After learning from the best, Tanner English maintains South Carolina’s tradition of elite center fielders
COLUMBIA — Tanner English, South Carolina’s center fielder of the future, stood alongside Jackie Bradley Jr. and Evan Marzilli, two of the Gamecocks’ best ever at the position.
English had just arrived at USC in the fall of 2011. He soon found himself fielding fly balls at practice with Bradley, who turned pro after the 2011 season, and Marzilli, who would replace Bradley in 2012, then also leave school early to play for pay.
English was a lifelong center fielder, faster than both Bradley and Marzilli. English knew how to play the position, but was smart enough to understand he wasn’t an expert. So he watched and listened. He saw how quickly Bradley and Marzilli got jumps on fly balls. Then he learned that the best center fielders react fast, but not too fast.
English’s instinct on a fly ball was basic — immediately sprint after it. Even if he caught the ball, he wasn’t always taking the best route to it. When this happened in practice, Bradley approached him and encouraged him to be patient, wait after the ball was hit, and make sure he took the proper route — even if this meant he didn’t catch it. Creating good habits and new instincts mattered more in practice anyway.
“Every time you do it, you can start making that first reaction right off the bat, and with the perfect route,” English said. “And you get to way more balls. Just being out there with those guys, there’s no other training that’s better than that.”
Bradley, who was called up Wednesday by the Boston Red Sox, also worked out at USC last fall. He and English again talked center field strategy in practice. Between English’s natural speed and the tactics he learned from Bradley and Marzilli, he has become one of college baseball’s best defensive center fielders as a sophomore this season.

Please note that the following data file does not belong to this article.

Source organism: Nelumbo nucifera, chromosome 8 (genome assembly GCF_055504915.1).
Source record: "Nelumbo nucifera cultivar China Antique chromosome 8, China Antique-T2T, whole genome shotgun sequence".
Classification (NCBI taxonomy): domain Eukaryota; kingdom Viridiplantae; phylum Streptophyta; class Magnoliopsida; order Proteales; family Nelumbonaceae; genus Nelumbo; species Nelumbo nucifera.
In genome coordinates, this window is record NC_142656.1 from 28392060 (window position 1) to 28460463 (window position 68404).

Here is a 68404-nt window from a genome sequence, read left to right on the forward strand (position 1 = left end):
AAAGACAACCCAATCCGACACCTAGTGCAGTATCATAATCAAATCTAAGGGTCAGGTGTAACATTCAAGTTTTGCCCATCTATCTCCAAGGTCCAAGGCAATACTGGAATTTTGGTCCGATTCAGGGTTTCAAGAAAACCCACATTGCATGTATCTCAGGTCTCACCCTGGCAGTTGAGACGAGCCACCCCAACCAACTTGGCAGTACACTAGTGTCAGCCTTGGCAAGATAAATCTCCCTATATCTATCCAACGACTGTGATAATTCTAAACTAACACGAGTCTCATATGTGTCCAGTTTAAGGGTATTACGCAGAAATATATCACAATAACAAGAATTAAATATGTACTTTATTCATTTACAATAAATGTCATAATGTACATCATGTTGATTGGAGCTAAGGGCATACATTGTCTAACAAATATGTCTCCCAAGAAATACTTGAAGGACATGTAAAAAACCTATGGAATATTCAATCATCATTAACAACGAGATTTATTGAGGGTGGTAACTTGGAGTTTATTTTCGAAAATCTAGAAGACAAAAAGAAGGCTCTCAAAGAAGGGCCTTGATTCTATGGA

English, who played left field last season, has 136 putouts this year and just one error. He is maintaining a tradition that saw Marzilli make two errors in 2012 and Bradley have one in 2011.
English was a 13th-round Major League Baseball draft pick out of high school, and could go higher next season if he can improve his hitting. He hit .298 last year, second on the team, but had a .341 on-base percentage because he struck out 71 times and walked 14. USC coach Chad Holbrook had him switch-hit this season to decrease his strikeouts, but English had to return to only hitting right-handed because of a shoulder injury.
Still, while his batting average is down to .262 entering Friday’s NCAA tournament opener against Saint Louis, his on-base percentage is .368 and he has 40 strikeouts and 20 walks — valuable progress because his quickness can change games in center field or on the base paths. He stole 12 of 15 bases last year and is four of nine this season.
English came to USC with a reputation as a prodigious athlete.
USC catcher Grayson Greiner first witnessed it when they were high school seniors and their teams played.
“We pitched out three times, and he stole on me three times on three pitchouts,” Greiner said.
English, who can perform back flips, still wows his teammates — never more so than in a critical series last month at LSU, where USC went 2-1 and boosted its credentials for hosting an NCAA tournament regional.
In one win, English broke a 2-2 ninth-inning tie with a triple. The next day, USC led 3-0 in the eighth inning of a game it would win 4-0. LSU had a runner on first with one out when Sean McMullen ripped a ball into left-center field.
“I was almost positive it was a double,” Greiner said. “It was smoked.”
English ran for it. Understand that English’s teammates speak about his speed with hyperbolic reverence: “It’s like he glides,” said right fielder Connor Bright. “He’s like a gazelle.”
But even Bright wasn’t sure if English could reach this one. Left fielder Graham Saiko charged for the ball, too. Suddenly, he heard English call him off: “Ball! Ball! Ball!” Saiko cut away to back up English. Then he saw English soar across his field of vision and make a diving catch.
“All I remember was just kind of seeing it off the bat and taking off,” English said. “At first, I didn’t think I was going to get there. I just kind of caught up to it, and the only shot I had was laying out. Luckily, it went in my glove.”